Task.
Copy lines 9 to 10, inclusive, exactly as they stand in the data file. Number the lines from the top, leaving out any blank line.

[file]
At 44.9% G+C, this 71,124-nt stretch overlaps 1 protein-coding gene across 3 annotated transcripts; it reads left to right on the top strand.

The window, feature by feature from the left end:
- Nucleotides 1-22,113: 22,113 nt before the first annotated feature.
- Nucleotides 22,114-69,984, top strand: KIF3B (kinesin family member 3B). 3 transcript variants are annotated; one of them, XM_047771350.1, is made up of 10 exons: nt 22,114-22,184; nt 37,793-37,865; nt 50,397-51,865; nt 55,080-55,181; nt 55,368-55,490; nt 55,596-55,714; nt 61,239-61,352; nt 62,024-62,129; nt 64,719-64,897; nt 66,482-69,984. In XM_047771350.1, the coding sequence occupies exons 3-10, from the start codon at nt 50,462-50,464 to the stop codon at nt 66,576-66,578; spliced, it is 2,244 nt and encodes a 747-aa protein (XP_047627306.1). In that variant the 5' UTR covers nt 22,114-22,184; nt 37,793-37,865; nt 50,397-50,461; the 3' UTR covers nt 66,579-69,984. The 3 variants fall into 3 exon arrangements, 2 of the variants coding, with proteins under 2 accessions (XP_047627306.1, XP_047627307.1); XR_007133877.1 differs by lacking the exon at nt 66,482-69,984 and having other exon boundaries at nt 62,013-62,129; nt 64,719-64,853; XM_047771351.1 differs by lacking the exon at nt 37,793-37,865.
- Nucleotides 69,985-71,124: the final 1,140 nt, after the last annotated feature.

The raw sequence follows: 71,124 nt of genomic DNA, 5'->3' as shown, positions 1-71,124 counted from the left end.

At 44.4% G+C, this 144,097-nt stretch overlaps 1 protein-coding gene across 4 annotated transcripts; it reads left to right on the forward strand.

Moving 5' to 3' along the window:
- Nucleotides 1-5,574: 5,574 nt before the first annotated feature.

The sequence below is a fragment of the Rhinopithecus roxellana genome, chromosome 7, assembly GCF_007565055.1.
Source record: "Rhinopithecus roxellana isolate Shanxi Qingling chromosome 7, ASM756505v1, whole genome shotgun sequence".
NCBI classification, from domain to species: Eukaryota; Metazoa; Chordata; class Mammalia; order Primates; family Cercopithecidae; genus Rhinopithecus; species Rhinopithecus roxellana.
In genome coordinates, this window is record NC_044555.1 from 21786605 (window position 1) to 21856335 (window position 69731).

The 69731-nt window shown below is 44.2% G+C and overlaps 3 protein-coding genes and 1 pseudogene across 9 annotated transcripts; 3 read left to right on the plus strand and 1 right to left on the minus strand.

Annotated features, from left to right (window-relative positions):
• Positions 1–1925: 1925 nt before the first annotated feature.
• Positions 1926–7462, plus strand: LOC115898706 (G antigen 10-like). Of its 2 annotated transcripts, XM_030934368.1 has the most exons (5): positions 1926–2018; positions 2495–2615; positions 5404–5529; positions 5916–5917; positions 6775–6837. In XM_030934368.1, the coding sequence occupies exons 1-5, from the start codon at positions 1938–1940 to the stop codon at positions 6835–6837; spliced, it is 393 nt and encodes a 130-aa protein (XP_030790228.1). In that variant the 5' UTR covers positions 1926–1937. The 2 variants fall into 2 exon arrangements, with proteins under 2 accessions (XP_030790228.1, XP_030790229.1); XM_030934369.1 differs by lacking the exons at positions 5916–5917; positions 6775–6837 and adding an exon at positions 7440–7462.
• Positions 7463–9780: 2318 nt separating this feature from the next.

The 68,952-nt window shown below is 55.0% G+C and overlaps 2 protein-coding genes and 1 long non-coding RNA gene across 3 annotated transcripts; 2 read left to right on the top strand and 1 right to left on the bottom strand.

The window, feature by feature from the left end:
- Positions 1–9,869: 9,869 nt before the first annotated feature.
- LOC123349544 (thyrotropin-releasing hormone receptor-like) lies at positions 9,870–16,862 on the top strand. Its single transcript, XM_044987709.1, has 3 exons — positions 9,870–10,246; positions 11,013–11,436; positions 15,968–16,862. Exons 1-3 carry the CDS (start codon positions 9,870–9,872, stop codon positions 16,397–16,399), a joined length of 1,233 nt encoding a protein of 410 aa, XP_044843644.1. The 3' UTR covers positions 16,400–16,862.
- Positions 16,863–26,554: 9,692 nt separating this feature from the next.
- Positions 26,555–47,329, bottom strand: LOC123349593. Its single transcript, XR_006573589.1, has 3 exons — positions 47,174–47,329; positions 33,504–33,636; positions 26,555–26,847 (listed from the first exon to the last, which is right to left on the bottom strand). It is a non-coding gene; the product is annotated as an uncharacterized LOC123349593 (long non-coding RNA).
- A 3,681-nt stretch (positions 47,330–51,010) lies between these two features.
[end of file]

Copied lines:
- Nucleotides 1-5,574: 5,574 nt before the first annotated feature.

The sequence below is a fragment of the Rhinopithecus roxellana genome, chromosome 7, assembly GCF_007565055.1.